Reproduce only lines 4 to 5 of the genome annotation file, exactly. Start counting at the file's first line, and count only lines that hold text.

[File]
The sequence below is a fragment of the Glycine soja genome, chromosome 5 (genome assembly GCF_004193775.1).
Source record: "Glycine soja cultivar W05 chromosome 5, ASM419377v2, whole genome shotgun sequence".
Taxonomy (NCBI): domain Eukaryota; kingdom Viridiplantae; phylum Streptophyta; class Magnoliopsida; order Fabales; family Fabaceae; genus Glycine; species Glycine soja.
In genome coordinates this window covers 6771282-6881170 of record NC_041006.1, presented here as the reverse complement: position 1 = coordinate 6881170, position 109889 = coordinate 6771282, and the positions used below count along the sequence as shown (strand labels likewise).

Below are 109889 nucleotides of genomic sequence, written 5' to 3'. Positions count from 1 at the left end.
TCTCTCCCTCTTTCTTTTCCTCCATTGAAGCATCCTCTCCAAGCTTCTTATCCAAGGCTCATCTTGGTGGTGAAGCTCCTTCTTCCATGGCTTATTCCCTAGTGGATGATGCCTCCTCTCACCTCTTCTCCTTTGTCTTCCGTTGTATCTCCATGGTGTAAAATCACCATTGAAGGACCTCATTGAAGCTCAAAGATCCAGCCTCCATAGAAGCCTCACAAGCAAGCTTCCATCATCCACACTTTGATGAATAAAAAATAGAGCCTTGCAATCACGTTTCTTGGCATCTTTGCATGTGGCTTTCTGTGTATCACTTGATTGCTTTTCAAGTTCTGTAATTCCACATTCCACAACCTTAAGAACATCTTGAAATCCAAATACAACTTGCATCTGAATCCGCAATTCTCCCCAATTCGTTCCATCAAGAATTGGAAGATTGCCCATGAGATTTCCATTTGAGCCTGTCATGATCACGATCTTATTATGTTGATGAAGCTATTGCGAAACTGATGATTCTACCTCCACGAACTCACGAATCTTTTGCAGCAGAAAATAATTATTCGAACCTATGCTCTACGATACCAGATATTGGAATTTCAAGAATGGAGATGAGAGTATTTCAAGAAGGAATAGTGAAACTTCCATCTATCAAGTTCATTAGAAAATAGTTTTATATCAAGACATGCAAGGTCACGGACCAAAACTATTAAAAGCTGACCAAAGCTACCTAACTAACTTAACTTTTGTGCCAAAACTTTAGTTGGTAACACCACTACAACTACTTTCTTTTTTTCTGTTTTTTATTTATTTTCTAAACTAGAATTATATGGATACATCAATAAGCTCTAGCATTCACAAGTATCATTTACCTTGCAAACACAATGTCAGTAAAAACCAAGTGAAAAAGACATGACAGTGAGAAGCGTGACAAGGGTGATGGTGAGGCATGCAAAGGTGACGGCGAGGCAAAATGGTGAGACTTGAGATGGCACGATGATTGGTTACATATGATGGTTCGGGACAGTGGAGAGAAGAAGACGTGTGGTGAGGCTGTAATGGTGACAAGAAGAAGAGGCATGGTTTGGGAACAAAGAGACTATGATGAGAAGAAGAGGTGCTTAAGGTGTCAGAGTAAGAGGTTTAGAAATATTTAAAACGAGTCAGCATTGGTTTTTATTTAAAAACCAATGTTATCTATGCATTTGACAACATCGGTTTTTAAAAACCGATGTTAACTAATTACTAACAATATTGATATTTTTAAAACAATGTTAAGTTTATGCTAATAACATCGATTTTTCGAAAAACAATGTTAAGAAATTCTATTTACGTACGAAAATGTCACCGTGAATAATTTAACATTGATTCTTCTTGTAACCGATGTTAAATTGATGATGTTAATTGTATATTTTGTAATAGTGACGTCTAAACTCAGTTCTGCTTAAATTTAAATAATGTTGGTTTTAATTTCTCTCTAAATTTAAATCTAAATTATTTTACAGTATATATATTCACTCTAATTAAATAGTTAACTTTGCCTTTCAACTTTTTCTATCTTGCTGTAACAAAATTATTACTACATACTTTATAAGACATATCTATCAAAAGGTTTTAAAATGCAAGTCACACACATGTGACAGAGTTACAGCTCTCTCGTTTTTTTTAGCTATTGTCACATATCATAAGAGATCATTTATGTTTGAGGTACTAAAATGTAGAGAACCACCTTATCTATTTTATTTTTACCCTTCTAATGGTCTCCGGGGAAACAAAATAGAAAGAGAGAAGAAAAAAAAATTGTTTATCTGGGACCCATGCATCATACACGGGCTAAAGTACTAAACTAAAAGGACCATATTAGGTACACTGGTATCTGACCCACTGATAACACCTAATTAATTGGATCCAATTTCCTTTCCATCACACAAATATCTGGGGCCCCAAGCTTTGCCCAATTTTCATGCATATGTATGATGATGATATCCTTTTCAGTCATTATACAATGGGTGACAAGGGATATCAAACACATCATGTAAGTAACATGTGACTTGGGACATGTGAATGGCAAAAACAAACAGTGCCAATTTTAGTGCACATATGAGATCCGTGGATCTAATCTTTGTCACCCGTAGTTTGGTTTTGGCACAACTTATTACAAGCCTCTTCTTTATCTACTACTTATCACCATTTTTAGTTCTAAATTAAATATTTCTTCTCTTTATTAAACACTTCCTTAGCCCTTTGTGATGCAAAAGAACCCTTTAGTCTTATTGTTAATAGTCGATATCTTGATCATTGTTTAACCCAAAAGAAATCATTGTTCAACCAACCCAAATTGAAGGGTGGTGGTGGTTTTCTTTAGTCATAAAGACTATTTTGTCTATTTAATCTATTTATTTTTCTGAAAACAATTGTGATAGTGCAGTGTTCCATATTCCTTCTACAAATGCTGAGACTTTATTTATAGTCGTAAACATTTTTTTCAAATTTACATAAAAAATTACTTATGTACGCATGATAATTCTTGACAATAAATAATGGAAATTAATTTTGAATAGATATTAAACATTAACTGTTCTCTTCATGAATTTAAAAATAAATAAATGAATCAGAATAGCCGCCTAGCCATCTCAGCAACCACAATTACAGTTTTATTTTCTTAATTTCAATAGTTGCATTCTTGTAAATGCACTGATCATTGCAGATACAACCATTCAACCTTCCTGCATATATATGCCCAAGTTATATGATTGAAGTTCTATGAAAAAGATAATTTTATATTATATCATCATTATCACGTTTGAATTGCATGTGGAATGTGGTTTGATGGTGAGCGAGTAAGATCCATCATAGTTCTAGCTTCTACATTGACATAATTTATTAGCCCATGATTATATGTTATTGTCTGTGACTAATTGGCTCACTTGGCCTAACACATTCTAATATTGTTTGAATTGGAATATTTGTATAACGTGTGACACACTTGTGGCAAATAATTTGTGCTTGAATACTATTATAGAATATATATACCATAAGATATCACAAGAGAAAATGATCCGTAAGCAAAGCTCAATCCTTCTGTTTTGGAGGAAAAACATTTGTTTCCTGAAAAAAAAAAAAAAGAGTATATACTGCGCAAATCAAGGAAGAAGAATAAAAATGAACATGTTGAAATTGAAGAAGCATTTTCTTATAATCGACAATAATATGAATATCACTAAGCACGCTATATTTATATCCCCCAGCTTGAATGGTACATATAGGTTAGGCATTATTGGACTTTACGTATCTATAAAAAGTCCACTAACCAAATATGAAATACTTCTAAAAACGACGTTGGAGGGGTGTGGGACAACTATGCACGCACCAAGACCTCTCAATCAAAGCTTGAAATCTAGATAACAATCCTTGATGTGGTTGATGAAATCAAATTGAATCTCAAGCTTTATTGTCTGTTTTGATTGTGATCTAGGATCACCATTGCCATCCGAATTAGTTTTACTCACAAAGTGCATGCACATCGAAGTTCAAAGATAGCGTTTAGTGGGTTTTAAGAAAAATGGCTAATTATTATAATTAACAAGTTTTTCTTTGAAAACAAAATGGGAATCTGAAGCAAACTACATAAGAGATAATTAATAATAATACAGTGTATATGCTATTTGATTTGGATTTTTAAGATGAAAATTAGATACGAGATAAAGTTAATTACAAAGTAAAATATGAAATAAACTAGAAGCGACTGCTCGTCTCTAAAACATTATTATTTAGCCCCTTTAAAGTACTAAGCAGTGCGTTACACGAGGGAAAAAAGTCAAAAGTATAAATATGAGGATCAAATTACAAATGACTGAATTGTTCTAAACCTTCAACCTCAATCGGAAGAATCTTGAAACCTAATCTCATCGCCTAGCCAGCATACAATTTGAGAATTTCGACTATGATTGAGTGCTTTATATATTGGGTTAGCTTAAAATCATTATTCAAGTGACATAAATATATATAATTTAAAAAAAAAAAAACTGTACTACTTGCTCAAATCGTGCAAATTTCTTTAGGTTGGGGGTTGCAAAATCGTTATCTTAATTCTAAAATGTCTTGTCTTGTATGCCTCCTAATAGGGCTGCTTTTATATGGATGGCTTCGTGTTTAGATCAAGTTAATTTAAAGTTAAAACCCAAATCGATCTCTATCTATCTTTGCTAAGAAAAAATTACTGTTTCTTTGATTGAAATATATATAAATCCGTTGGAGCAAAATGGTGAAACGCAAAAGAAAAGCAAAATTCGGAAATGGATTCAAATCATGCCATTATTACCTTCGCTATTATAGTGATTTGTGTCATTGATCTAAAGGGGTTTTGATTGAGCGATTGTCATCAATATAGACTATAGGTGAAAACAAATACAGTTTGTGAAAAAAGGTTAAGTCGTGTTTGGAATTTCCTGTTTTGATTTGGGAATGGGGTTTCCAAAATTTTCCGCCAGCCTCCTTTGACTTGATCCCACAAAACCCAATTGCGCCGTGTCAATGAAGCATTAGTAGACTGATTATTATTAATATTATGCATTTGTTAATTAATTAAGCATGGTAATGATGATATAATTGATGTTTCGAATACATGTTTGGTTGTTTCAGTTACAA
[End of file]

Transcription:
In genome coordinates this window covers 6771282-6881170 of record NC_041006.1, presented here as the reverse complement: position 1 = coordinate 6881170, position 109889 = coordinate 6771282, and the positions used below count along the sequence as shown (strand labels likewise).

Below are 109889 nucleotides of genomic sequence, written 5' to 3'. Positions count from 1 at the left end.